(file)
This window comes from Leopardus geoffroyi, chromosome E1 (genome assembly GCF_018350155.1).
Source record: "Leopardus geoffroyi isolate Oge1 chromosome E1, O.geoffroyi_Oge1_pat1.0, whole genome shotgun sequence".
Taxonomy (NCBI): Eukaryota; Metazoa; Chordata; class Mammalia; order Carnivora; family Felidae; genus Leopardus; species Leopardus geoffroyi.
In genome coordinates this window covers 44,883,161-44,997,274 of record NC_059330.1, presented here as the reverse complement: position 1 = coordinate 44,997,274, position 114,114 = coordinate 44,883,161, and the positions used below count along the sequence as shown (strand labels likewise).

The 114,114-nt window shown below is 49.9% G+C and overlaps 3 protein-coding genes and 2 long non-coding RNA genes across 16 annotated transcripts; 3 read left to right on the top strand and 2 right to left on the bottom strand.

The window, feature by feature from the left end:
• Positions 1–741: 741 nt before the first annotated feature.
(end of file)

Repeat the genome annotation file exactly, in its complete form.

This window comes from Leopardus geoffroyi, chromosome E1 (genome assembly GCF_018350155.1).
Source record: "Leopardus geoffroyi isolate Oge1 chromosome E1, O.geoffroyi_Oge1_pat1.0, whole genome shotgun sequence".
Taxonomy (NCBI): Eukaryota; Metazoa; Chordata; class Mammalia; order Carnivora; family Felidae; genus Leopardus; species Leopardus geoffroyi.
In genome coordinates this window covers 44,883,161-44,997,274 of record NC_059330.1, presented here as the reverse complement: position 1 = coordinate 44,997,274, position 114,114 = coordinate 44,883,161, and the positions used below count along the sequence as shown (strand labels likewise).

The 114,114-nt window shown below is 49.9% G+C and overlaps 3 protein-coding genes and 2 long non-coding RNA genes across 16 annotated transcripts; 3 read left to right on the top strand and 2 right to left on the bottom strand.

The window, feature by feature from the left end:
• Positions 1–741: 741 nt before the first annotated feature.